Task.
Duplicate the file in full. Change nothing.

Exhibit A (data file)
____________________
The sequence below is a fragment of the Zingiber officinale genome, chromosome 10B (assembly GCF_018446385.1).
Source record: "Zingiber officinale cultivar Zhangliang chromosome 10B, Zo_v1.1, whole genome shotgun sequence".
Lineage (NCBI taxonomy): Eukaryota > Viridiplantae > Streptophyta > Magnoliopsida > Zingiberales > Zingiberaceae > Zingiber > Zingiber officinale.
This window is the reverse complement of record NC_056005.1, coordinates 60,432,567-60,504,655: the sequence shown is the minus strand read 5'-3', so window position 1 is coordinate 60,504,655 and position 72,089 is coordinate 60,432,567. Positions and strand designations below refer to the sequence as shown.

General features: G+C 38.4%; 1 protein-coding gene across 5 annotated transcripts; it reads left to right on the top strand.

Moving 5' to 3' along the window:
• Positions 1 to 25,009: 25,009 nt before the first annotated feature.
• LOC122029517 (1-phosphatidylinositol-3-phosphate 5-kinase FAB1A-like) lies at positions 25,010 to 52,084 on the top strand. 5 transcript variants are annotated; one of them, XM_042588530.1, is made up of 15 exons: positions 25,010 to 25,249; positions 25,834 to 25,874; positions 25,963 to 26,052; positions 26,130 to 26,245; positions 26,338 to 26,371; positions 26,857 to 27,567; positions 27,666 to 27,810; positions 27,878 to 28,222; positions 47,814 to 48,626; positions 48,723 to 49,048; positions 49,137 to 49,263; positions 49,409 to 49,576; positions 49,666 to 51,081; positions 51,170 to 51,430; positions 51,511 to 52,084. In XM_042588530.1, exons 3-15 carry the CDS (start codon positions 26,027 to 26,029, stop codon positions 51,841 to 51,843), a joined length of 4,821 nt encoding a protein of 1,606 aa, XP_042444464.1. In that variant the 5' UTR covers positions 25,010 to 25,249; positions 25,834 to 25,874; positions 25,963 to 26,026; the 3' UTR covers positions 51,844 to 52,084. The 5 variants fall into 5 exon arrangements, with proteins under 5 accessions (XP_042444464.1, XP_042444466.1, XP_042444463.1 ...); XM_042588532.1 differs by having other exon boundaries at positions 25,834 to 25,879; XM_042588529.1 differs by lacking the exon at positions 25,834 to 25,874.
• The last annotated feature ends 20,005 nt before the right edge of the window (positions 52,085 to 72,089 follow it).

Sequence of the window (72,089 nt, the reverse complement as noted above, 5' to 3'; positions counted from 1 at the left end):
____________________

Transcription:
The sequence below is a fragment of the Zingiber officinale genome, chromosome 10B (assembly GCF_018446385.1).
Source record: "Zingiber officinale cultivar Zhangliang chromosome 10B, Zo_v1.1, whole genome shotgun sequence".
Lineage (NCBI taxonomy): Eukaryota > Viridiplantae > Streptophyta > Magnoliopsida > Zingiberales > Zingiberaceae > Zingiber > Zingiber officinale.
This window is the reverse complement of record NC_056005.1, coordinates 60,432,567-60,504,655: the sequence shown is the minus strand read 5'-3', so window position 1 is coordinate 60,504,655 and position 72,089 is coordinate 60,432,567. Positions and strand designations below refer to the sequence as shown.

General features: G+C 38.4%; 1 protein-coding gene across 5 annotated transcripts; it reads left to right on the top strand.

Moving 5' to 3' along the window:
• Positions 1 to 25,009: 25,009 nt before the first annotated feature.
• LOC122029517 (1-phosphatidylinositol-3-phosphate 5-kinase FAB1A-like) lies at positions 25,010 to 52,084 on the top strand. 5 transcript variants are annotated; one of them, XM_042588530.1, is made up of 15 exons: positions 25,010 to 25,249; positions 25,834 to 25,874; positions 25,963 to 26,052; positions 26,130 to 26,245; positions 26,338 to 26,371; positions 26,857 to 27,567; positions 27,666 to 27,810; positions 27,878 to 28,222; positions 47,814 to 48,626; positions 48,723 to 49,048; positions 49,137 to 49,263; positions 49,409 to 49,576; positions 49,666 to 51,081; positions 51,170 to 51,430; positions 51,511 to 52,084. In XM_042588530.1, exons 3-15 carry the CDS (start codon positions 26,027 to 26,029, stop codon positions 51,841 to 51,843), a joined length of 4,821 nt encoding a protein of 1,606 aa, XP_042444464.1. In that variant the 5' UTR covers positions 25,010 to 25,249; positions 25,834 to 25,874; positions 25,963 to 26,026; the 3' UTR covers positions 51,844 to 52,084. The 5 variants fall into 5 exon arrangements, with proteins under 5 accessions (XP_042444464.1, XP_042444466.1, XP_042444463.1 ...); XM_042588532.1 differs by having other exon boundaries at positions 25,834 to 25,879; XM_042588529.1 differs by lacking the exon at positions 25,834 to 25,874.
• The last annotated feature ends 20,005 nt before the right edge of the window (positions 52,085 to 72,089 follow it).

Sequence of the window (72,089 nt, the reverse complement as noted above, 5' to 3'; positions counted from 1 at the left end):